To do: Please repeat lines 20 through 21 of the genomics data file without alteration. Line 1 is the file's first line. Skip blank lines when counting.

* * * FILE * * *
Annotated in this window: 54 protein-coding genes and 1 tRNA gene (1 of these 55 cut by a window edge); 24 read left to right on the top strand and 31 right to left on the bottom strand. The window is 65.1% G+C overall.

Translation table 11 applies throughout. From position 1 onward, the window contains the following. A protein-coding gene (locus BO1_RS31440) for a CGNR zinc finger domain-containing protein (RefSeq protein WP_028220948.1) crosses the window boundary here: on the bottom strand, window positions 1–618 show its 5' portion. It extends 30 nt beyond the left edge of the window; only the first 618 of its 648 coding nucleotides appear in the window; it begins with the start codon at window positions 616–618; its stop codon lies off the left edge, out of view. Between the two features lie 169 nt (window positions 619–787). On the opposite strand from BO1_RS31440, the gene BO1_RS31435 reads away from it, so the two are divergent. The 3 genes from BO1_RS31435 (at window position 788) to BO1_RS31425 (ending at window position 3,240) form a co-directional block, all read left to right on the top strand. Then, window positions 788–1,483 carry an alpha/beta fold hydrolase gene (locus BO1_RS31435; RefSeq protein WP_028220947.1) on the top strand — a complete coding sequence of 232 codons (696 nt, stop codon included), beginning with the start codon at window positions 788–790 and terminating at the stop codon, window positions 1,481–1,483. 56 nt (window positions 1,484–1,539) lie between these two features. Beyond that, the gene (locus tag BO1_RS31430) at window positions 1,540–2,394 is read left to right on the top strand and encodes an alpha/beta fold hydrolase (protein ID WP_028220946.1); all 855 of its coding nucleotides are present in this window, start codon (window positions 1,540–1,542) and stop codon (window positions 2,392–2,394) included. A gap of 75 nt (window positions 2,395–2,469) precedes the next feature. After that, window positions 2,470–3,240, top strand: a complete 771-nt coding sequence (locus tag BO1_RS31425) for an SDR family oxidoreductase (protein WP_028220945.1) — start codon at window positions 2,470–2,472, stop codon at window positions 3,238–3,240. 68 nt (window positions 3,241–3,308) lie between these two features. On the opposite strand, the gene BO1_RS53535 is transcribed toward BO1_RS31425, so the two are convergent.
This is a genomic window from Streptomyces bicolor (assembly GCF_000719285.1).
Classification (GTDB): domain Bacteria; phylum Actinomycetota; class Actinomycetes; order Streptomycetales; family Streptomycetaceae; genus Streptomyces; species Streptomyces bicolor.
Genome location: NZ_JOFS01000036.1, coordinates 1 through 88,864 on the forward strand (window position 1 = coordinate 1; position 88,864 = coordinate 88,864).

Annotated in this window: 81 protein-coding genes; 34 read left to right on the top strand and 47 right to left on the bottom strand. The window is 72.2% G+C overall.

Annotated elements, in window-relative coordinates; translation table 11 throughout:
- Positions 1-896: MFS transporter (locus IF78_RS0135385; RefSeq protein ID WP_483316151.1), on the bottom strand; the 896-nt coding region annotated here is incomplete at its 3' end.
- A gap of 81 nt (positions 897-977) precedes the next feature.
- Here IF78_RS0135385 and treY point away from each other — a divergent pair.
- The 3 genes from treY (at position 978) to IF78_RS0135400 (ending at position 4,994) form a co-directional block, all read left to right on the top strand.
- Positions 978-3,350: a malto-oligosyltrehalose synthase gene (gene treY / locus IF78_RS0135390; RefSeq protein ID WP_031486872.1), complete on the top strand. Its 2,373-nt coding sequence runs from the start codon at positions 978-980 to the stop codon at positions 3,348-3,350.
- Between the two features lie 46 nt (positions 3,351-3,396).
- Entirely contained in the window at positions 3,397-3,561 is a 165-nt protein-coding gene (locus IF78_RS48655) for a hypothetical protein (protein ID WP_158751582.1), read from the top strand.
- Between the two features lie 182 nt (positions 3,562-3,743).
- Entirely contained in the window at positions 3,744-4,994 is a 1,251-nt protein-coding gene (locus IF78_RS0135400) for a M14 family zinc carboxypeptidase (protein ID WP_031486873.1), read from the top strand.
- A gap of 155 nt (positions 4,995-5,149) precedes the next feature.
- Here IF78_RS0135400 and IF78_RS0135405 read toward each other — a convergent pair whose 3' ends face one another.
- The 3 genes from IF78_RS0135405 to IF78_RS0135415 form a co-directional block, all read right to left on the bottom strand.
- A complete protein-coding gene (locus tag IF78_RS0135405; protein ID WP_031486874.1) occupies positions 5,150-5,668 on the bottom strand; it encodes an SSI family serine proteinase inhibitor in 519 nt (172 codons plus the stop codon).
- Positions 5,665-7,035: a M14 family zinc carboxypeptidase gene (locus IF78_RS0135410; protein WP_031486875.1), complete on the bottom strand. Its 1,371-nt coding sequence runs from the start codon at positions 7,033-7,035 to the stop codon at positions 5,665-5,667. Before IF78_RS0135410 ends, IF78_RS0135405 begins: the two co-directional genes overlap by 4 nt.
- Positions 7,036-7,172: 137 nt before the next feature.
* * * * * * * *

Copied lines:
- A complete protein-coding gene (locus tag IF78_RS0135405; protein ID WP_031486874.1) occupies positions 5,150-5,668 on the bottom strand; it encodes an SSI family serine proteinase inhibitor in 519 nt (172 codons plus the stop codon).
- Positions 5,665-7,035: a M14 family zinc carboxypeptidase gene (locus IF78_RS0135410; protein WP_031486875.1), complete on the bottom strand. Its 1,371-nt coding sequence runs from the start codon at positions 7,033-7,035 to the stop codon at positions 5,665-5,667. Before IF78_RS0135410 ends, IF78_RS0135405 begins: the two co-directional genes overlap by 4 nt.